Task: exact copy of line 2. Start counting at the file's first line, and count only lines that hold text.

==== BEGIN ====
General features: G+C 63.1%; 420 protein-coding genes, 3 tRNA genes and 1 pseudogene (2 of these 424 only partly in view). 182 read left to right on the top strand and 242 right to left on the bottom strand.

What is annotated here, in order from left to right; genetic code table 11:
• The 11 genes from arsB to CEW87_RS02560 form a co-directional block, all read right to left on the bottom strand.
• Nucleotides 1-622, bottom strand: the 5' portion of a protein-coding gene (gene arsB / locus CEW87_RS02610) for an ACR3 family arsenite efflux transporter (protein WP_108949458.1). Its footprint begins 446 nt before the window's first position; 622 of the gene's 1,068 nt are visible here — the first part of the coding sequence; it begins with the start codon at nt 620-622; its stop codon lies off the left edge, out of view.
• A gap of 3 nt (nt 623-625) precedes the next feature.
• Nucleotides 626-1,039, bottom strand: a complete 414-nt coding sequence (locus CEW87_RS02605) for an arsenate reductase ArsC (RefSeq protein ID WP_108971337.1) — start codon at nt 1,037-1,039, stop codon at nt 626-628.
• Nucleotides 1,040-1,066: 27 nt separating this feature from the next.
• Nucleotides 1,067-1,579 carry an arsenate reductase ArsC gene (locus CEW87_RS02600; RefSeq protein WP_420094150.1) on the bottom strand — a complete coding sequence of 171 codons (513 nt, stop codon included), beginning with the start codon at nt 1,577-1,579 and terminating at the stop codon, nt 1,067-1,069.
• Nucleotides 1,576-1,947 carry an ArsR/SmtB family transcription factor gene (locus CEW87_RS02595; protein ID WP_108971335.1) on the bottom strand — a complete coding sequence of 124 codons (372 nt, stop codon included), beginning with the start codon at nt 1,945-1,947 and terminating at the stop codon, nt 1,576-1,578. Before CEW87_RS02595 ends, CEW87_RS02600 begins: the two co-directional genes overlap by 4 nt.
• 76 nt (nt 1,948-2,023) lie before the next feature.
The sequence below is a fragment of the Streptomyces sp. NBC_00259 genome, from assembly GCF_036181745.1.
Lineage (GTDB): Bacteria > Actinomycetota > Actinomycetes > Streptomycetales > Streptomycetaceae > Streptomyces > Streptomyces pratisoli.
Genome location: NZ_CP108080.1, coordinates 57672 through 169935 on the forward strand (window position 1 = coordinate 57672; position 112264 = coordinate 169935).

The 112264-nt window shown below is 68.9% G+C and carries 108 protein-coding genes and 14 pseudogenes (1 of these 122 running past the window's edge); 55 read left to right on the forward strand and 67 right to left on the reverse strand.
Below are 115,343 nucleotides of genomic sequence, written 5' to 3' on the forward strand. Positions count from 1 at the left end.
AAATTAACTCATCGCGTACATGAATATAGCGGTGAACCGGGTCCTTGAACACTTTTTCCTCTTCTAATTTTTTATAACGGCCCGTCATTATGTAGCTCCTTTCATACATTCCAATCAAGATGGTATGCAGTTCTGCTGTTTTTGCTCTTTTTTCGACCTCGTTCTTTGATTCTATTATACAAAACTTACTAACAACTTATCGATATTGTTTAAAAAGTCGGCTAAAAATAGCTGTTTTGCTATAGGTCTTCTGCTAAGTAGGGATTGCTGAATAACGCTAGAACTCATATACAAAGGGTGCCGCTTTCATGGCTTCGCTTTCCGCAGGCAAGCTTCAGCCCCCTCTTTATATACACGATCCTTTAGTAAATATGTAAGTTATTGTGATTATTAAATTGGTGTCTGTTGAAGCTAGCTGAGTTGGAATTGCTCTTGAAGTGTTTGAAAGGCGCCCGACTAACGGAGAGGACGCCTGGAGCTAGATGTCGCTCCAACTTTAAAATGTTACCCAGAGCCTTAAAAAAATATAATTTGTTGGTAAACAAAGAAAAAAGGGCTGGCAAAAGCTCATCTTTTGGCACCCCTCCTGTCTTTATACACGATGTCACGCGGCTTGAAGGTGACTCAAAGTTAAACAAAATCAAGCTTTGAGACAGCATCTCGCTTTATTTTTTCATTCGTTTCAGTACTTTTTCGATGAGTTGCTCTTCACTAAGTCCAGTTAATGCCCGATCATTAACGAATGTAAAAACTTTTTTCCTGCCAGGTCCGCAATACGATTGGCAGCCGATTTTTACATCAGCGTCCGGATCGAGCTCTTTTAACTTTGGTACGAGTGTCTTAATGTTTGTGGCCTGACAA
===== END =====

What is annotated here, in order from left to right; genetic code table 11: